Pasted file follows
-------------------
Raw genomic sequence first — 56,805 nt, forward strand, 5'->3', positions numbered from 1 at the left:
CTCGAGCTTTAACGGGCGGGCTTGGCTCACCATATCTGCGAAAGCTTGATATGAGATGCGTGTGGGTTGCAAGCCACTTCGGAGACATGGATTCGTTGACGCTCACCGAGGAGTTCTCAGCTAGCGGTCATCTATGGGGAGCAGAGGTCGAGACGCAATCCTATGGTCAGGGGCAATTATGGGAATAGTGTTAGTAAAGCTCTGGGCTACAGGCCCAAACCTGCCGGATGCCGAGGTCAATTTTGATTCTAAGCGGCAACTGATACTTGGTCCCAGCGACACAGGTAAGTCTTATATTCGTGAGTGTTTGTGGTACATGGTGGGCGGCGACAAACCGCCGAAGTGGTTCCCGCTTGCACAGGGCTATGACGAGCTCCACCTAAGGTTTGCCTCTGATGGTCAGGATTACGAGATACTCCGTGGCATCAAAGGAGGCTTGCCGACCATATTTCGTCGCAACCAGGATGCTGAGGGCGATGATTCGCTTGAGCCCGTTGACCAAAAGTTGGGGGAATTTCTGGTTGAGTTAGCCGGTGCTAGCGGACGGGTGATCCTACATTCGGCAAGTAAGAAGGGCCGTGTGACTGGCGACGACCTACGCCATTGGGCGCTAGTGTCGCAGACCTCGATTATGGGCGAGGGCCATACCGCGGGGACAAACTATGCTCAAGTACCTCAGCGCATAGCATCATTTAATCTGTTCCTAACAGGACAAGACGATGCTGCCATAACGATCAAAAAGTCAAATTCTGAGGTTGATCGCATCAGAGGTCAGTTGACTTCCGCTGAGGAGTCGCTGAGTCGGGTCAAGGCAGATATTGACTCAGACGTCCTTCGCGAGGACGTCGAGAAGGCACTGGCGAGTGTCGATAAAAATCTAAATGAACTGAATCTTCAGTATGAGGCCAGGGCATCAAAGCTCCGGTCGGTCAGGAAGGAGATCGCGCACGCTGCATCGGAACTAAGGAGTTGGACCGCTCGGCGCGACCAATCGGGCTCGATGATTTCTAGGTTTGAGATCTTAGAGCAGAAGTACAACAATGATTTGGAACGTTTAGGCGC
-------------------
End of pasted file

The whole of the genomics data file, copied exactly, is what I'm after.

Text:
Raw genomic sequence first — 56,805 nt, forward strand, 5'->3', positions numbered from 1 at the left:
CTCGAGCTTTAACGGGCGGGCTTGGCTCACCATATCTGCGAAAGCTTGATATGAGATGCGTGTGGGTTGCAAGCCACTTCGGAGACATGGATTCGTTGACGCTCACCGAGGAGTTCTCAGCTAGCGGTCATCTATGGGGAGCAGAGGTCGAGACGCAATCCTATGGTCAGGGGCAATTATGGGAATAGTGTTAGTAAAGCTCTGGGCTACAGGCCCAAACCTGCCGGATGCCGAGGTCAATTTTGATTCTAAGCGGCAACTGATACTTGGTCCCAGCGACACAGGTAAGTCTTATATTCGTGAGTGTTTGTGGTACATGGTGGGCGGCGACAAACCGCCGAAGTGGTTCCCGCTTGCACAGGGCTATGACGAGCTCCACCTAAGGTTTGCCTCTGATGGTCAGGATTACGAGATACTCCGTGGCATCAAAGGAGGCTTGCCGACCATATTTCGTCGCAACCAGGATGCTGAGGGCGATGATTCGCTTGAGCCCGTTGACCAAAAGTTGGGGGAATTTCTGGTTGAGTTAGCCGGTGCTAGCGGACGGGTGATCCTACATTCGGCAAGTAAGAAGGGCCGTGTGACTGGCGACGACCTACGCCATTGGGCGCTAGTGTCGCAGACCTCGATTATGGGCGAGGGCCATACCGCGGGGACAAACTATGCTCAAGTACCTCAGCGCATAGCATCATTTAATCTGTTCCTAACAGGACAAGACGATGCTGCCATAACGATCAAAAAGTCAAATTCTGAGGTTGATCGCATCAGAGGTCAGTTGACTTCCGCTGAGGAGTCGCTGAGTCGGGTCAAGGCAGATATTGACTCAGACGTCCTTCGCGAGGACGTCGAGAAGGCACTGGCGAGTGTCGATAAAAATCTAAATGAACTGAATCTTCAGTATGAGGCCAGGGCATCAAAGCTCCGGTCGGTCAGGAAGGAGATCGCGCACGCTGCATCGGAACTAAGGAGTTGGACCGCTCGGCGCGACCAATCGGGCTCGATGATTTCTAGGTTTGAGATCTTAGAGCAGAAGTACAACAATGATTTGGAACGTTTAGGCGC